I have been a baseball fan for as long as I can remember. I do not remember a world without baseball. I also do not remember a world without Derek Jeter playing baseball. On Sunday, September 28th, 2014, somewhere around 5:00 PM, that will end. There will be baseball, but there will no long be Derek Jeter in baseball. The New York Yankees sit at 80-75, four games out in the Wild Card and already eliminated from the American League East.
Jeter has been the face of Major League Baseball for years. Over his 20-year career, he has been considered one of the best shortstops to play the game, one of the best Yankees, one of the hardest workers, and one of the classiest of players. On May 30, 2001, he visited Fenway Park. Pedro Martinez and the Red Sox beat Mike Mussina and the Yankees 3-0. Sound familiar? I wouldn't imagine it does; the game, as great as Pedro pitched, is not one of the remembered Red Sox vs. Yankees games; however, for me, a ten year old finally getting to see the Yankees play, it is a game I will never forget. As the Yankees were jogging in from taking infield and batting practice, I called for Jeter asking him to sign my baseball. He stopped short of the dugout and put up his hand asking for the ball. It is my prized possession. One of my favorite players of all time.
Jeter has many moments that more people can relate to...what are his best moments as a member of the New York Yankees?
In 2000, already playing in his fourth World Series, Jeter hit .409 with two home runs, a triple and two doubles to win the World Series MVP, and his fourth ring. 2001, one of only two titles that he was a part of but did not win, saw him hit a walk-off home run in game four, marking the first time baseball had been played in November and earning him the nickname, Mr. November.
One of his most iconic plays came only six years into his career. With the Yankees leading the Oakland Athletics 1-0 in the seventh inning of game three of the 2001 ALDS, the A's had Jason Giambi on first and Terrence Long at the plate. Long ripped a double down the right field line. Giambi was waved around third as the throw from right missed both cutoff men. Jeter came darting across the infield, fielded the ball and flipped it to Jorge Posada at the plate to preserve the lead. The Yankees were facing elimination in the game but went on to win the series.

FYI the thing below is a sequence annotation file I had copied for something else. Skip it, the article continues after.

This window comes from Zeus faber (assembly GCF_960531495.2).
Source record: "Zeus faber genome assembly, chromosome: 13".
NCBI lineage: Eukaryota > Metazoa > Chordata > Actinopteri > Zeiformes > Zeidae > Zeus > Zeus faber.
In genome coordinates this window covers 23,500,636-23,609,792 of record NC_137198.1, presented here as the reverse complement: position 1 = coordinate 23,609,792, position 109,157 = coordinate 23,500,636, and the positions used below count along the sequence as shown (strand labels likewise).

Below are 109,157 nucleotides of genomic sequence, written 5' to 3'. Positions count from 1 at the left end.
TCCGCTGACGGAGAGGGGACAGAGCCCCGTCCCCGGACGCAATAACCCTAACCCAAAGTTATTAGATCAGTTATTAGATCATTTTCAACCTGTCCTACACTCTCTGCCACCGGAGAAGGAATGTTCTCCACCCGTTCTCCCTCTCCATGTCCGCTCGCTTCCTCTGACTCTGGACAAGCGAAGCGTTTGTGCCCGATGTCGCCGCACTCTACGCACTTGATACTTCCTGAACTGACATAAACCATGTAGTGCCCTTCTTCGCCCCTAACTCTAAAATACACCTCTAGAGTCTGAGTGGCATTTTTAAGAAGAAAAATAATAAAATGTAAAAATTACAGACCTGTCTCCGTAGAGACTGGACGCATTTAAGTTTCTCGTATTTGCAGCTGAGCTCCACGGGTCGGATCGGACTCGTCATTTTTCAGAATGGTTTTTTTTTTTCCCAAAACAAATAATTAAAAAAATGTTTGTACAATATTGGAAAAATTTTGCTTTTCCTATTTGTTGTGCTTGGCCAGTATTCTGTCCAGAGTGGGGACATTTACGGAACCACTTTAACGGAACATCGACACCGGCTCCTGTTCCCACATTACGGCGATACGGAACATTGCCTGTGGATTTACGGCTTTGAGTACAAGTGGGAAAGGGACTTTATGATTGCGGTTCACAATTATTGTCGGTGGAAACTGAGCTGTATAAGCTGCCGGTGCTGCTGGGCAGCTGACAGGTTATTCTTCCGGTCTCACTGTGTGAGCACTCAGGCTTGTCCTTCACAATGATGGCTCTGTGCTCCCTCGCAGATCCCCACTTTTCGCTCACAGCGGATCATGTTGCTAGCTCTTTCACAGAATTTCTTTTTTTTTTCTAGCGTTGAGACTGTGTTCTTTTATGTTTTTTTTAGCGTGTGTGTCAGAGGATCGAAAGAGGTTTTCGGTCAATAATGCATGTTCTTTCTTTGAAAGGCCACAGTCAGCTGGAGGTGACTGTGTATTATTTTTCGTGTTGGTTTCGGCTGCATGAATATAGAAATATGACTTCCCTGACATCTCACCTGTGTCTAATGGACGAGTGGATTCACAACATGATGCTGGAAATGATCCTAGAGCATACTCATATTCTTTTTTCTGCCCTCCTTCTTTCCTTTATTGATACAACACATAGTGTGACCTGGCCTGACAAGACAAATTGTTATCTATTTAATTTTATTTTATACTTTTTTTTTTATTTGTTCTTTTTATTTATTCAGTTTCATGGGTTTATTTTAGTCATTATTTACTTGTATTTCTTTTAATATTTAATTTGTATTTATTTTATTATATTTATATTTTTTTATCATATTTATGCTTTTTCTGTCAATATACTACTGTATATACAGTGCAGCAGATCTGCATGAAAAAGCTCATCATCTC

In 2003, owner George Steinbrenner named Jeter captain of the Yankees, an honor that only ten before him had accomplished. There may be other captains around Major League Baseball, but none that are as accomplished or respected like The Captain, Derek Jeter.
In 2009, Jeter recorded his 2,722 hit, which passed Lou Gehrig, possibly the most underrated baseball player of all time, and making Jeter the Yankees all-time hit leader.
Two years later, Jeter recorded his 3,000 career hit in the least Jeter like fashion you could imagine. When you think of a Jeter hit what do you think of? Exactly. An inside out swing and smacking a liner to the opposite field. Not this time. Apparently Jeter has a flair for the dramatic (like we didn't know that already.) Already 1-1 on the day, Jeter took a 3-2 breaking ball from David Price deep in his second at bat, to record number 3,000. He joined Wade Boggs as the only other player to homer for hit number 3,000 and joined Craig Biggio as the only other player to get five hits on the day he got number 3,000.
There are many, many more moments that show the kind of player Jeter has been over the years. He was been a true competitor and a great player to have in the game. Sunday will be a sad day for baseball. They will be losing the face of the game. Yes, Mike Trout seems to be in line to take over, but nobody will ever be Jeter.
You better believe that I will be at Fenway Park on Sunday to give Jeter one last standing ovation and I hope to see the rest of Red Sox Nation stand and applaud the great career that was.
Thank you, Derek Jeter, for helping me fall in love with such an amazing game. The game and its fans will miss you more than you can imagine.
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